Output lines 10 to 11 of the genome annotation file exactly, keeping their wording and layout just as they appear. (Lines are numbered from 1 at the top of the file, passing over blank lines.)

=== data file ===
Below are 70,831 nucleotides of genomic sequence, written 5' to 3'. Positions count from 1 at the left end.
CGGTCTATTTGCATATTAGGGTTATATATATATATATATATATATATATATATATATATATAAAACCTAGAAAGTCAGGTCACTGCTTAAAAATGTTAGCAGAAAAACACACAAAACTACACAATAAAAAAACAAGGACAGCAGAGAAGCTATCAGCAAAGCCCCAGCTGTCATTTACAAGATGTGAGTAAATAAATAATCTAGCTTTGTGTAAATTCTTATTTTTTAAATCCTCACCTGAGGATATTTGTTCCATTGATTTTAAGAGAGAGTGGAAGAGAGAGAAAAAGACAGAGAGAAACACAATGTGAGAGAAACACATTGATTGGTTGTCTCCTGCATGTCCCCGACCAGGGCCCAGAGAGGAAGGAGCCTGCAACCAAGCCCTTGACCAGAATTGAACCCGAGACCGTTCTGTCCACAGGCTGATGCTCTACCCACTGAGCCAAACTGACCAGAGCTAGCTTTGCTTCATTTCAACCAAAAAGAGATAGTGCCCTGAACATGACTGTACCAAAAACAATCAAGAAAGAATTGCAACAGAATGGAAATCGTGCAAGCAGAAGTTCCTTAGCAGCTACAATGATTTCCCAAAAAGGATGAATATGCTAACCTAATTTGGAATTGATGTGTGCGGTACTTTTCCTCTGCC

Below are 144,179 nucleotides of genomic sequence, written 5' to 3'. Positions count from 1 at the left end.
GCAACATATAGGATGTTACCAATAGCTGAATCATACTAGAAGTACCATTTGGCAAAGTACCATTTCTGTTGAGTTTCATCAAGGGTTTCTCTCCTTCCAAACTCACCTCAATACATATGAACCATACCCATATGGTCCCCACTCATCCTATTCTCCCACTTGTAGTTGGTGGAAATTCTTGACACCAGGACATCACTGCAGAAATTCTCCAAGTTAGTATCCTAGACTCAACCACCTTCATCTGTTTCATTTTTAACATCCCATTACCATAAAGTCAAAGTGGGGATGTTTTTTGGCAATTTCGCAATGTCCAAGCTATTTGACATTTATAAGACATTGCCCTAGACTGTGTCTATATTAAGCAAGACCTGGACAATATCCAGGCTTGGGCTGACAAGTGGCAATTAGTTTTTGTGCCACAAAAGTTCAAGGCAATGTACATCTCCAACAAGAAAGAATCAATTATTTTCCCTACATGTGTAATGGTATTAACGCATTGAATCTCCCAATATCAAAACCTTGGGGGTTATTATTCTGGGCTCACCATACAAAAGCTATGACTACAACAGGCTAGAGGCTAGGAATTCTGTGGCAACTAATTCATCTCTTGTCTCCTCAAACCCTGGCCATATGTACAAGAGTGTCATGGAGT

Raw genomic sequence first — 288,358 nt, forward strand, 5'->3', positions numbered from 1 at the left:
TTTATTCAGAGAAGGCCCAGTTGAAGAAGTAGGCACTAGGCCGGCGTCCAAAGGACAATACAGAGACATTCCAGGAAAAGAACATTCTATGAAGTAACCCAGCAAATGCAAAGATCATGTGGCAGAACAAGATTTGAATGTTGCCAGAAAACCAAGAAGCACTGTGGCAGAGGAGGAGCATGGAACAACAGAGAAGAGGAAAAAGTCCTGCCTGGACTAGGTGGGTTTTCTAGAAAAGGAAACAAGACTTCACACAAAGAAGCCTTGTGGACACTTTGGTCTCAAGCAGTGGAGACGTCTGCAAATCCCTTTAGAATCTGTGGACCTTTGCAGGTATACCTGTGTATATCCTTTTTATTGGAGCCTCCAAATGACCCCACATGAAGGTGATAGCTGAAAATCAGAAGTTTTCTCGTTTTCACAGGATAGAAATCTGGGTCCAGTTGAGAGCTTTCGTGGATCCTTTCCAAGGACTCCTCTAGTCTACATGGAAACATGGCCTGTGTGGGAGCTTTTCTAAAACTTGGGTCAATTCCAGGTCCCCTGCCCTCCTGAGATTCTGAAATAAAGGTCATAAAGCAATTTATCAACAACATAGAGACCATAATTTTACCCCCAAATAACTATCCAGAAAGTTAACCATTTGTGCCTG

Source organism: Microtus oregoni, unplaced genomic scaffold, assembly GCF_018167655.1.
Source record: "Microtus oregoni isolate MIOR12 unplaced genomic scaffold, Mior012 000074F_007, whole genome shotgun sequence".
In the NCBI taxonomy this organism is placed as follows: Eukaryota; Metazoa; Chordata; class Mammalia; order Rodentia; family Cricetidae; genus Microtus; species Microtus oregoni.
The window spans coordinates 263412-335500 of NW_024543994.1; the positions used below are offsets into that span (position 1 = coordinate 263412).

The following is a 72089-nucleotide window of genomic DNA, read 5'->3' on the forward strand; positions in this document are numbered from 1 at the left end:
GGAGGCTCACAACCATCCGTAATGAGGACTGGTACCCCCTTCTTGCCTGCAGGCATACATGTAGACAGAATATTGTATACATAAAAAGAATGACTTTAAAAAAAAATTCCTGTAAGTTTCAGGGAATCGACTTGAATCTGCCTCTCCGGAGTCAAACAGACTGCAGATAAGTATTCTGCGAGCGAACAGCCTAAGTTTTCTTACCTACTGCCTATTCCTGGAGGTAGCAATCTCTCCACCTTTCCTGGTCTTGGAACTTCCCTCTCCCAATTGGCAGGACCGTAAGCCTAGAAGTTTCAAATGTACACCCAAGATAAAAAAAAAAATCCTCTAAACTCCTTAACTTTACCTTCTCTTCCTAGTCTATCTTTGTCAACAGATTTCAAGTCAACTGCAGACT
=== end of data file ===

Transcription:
The window spans coordinates 263412-335500 of NW_024543994.1; the positions used below are offsets into that span (position 1 = coordinate 263412).

The following is a 72089-nucleotide window of genomic DNA, read 5'->3' on the forward strand; positions in this document are numbered from 1 at the left end: